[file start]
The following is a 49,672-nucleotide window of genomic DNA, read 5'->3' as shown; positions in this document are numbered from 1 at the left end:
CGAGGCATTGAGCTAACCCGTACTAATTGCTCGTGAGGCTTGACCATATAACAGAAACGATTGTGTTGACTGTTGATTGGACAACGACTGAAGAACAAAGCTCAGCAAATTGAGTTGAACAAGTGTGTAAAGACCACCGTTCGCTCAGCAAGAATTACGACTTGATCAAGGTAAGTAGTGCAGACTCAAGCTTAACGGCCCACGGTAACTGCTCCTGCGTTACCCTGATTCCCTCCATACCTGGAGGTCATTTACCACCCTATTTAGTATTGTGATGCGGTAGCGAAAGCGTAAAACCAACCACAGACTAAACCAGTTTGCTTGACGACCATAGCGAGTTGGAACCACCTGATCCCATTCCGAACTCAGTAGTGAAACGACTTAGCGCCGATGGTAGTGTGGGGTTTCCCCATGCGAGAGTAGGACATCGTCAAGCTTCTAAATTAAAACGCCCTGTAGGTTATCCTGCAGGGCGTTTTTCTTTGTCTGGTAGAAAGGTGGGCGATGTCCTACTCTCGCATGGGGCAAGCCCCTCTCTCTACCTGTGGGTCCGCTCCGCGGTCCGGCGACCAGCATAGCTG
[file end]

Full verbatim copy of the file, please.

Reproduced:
The following is a 49,672-nucleotide window of genomic DNA, read 5'->3' as shown; positions in this document are numbered from 1 at the left end:
CGAGGCATTGAGCTAACCCGTACTAATTGCTCGTGAGGCTTGACCATATAACAGAAACGATTGTGTTGACTGTTGATTGGACAACGACTGAAGAACAAAGCTCAGCAAATTGAGTTGAACAAGTGTGTAAAGACCACCGTTCGCTCAGCAAGAATTACGACTTGATCAAGGTAAGTAGTGCAGACTCAAGCTTAACGGCCCACGGTAACTGCTCCTGCGTTACCCTGATTCCCTCCATACCTGGAGGTCATTTACCACCCTATTTAGTATTGTGATGCGGTAGCGAAAGCGTAAAACCAACCACAGACTAAACCAGTTTGCTTGACGACCATAGCGAGTTGGAACCACCTGATCCCATTCCGAACTCAGTAGTGAAACGACTTAGCGCCGATGGTAGTGTGGGGTTTCCCCATGCGAGAGTAGGACATCGTCAAGCTTCTAAATTAAAACGCCCTGTAGGTTATCCTGCAGGGCGTTTTTCTTTGTCTGGTAGAAAGGTGGGCGATGTCCTACTCTCGCATGGGGCAAGCCCCTCTCTCTACCTGTGGGTCCGCTCCGCGGTCCGGCGACCAGCATAGCTG